No Wires Attached
There's this slightly futuristic commercial showing a guy grocery shopping. He looks a little suspicious, shoving endless quantities of food into his coat and pockets as unnerved customers look on. As he's about to leave the store, he passes through the security sensors near the door and pulls out his credit card. All his items are instantly scanned, his order is rung up and he's ready to go.
In franchising, where food franchises are often on the cutting edge of consumer trends, those days are fast approaching. Thanks to the increasing availability of wireless connectivity, franchises' customers can now get coupons, place orders and even make payments via wireless devices like PDAs and Web-enabled cell phones.
"Even though I'm not a techie, I've always kept up with the latest innovations. When I started hearing about the newest advances in wireless, I thought, 'Why can't we do this in our restaurants?'" says John Wooley, president and CEO of sandwich chain Schlotzsky's Inc.
To take advantage of the impending wireless mania, Schlotzsky's began installing antennae at several of its company-owned locations to provide customers with free wireless Internet access. The cost of wirelessly enabling stores is about $4,000, plus about $800 per month for Internet access, but Schlotzsky's feels the investment is well worth it. "We want to provide a service to our customers and give them yet another reason to come by one of our restaurants," Wooley says. "Our customers' response shows this is a good direction for us."
Other fast-food companies experimenting with wireless technology include Boston Market and Donato's Pizzeria, which let customers place orders via PDAs. And a group of Domino's franchises recently beta tested a wireless terminal that would accept credit cards for delivery orders.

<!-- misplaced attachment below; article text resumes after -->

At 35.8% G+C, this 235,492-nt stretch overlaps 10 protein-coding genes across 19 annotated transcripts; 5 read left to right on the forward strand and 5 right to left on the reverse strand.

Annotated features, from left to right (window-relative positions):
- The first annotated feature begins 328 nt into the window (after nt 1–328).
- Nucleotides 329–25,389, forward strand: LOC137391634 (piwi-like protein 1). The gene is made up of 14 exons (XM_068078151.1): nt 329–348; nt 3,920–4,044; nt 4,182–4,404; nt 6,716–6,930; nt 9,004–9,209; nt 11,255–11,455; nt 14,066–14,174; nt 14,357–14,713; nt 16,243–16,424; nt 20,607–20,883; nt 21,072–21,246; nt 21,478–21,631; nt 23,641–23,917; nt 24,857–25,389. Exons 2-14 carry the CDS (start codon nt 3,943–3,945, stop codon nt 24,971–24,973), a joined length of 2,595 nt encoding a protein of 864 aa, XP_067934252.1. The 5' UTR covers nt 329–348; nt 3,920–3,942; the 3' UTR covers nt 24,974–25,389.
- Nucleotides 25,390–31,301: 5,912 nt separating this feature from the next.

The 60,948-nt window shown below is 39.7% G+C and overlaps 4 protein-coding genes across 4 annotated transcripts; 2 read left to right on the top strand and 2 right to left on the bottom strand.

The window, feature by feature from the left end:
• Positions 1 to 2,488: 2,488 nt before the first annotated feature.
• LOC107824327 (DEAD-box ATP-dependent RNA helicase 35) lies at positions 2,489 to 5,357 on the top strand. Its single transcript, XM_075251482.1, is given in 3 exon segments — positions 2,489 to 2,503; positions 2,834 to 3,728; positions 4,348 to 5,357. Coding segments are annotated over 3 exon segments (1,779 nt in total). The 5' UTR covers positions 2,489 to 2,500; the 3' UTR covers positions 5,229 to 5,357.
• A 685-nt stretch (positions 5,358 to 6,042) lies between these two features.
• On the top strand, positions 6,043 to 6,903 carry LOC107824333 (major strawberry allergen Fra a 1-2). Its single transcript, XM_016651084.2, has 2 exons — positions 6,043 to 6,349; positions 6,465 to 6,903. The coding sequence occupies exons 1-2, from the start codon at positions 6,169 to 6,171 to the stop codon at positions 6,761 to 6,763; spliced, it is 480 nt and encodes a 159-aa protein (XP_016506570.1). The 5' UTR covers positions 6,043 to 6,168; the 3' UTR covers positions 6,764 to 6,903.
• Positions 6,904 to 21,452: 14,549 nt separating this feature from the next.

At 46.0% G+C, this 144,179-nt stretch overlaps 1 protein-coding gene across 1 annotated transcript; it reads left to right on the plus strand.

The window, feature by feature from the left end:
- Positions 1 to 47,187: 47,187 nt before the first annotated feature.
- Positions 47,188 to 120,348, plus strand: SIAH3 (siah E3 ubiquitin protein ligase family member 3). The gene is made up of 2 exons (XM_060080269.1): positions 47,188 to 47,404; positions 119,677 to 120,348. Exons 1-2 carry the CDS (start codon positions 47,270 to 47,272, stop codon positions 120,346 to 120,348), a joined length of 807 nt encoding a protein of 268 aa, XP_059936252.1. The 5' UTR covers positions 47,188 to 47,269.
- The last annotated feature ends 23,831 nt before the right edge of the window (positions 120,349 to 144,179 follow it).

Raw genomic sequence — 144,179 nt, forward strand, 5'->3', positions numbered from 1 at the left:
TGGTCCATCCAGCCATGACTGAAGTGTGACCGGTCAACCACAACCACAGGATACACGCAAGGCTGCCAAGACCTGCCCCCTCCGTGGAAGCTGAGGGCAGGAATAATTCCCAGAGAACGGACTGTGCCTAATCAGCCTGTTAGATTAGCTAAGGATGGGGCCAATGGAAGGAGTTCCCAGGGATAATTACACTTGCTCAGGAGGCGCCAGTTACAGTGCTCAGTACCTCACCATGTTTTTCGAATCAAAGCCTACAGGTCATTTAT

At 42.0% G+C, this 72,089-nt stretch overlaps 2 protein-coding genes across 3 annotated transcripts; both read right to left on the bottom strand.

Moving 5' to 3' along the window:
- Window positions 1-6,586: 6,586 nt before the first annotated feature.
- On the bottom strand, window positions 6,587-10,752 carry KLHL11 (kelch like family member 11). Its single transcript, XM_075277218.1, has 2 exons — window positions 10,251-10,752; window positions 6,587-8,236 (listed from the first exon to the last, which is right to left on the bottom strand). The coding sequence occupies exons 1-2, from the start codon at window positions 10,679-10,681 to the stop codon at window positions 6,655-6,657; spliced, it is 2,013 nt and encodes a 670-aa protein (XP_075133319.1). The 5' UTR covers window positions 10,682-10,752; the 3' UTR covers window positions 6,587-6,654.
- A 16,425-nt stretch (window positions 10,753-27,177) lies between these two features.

Food franchises are also using wireless technology to improve customer service in areas such as checkout. US Wireless Data Inc., a New York City-based payment product manufacturer, has created the Synapse Enabler and Synapse Adapter to increase transaction speed at registers. "If a fast-food chain has five existing dial-up point of sale devices, it allows them to rip out all five phone lines and plug those dial-up terminals into our concentrator. Instead of sending the transaction via telephone line, they send it via wireless," explains Dean M. Leavitt, president and CEO of US Wireless Data.
This technology helps make credit-card transactions at fast-food franchises move as fast, if not faster, than cash. "The key issue is speed. We drop their transaction from what is typically 30-some odd seconds to a sub-four second speed," Leavitt says. "If you have a high volume fast-food location, with four or five lanes 15 people deep during a busy lunch, you need a fast-as-cash solution."
And as the desire for points, miles and cash bonuses increases, more customers want to be able to use their credit cards for transactions. Ease of use also makes credit cards more desirable than cash, and locations that accept credit cards reap the fringe benefits. "Where the merchant really benefits, in addition to speed and cost reduction, is incremental sales," Leavitt says. "Study after study has shown that when you introduce card acceptance, average ticket sales go up. A customer might, if using credit cards, have that dessert or the extra large fries."
In fact, these innovative food franchises have come so far in their wireless quest, now they have to wait for more consumers to catch up. Before the majority of fast-food chains offer high-speed cashless transaction or free wireless Internet access, wireless devices have to become more common, a buildup already in the works. "There are the early adapters, who love the latest technology whenever it's available; the majority of people, who say, 'I'll use it when it's more comfortable and the bugs get worked out'; and the Doubting Thomases [who have] to be surrounded by everybody else doing it [before they try it]," says J. Gerry Purdy, principal analyst with Cupertino, California-based wireless data consulting firm MobileTrax LLC. "But eventually everybody will use this mobile and wireless commerce function. We just haven't reached that point yet."
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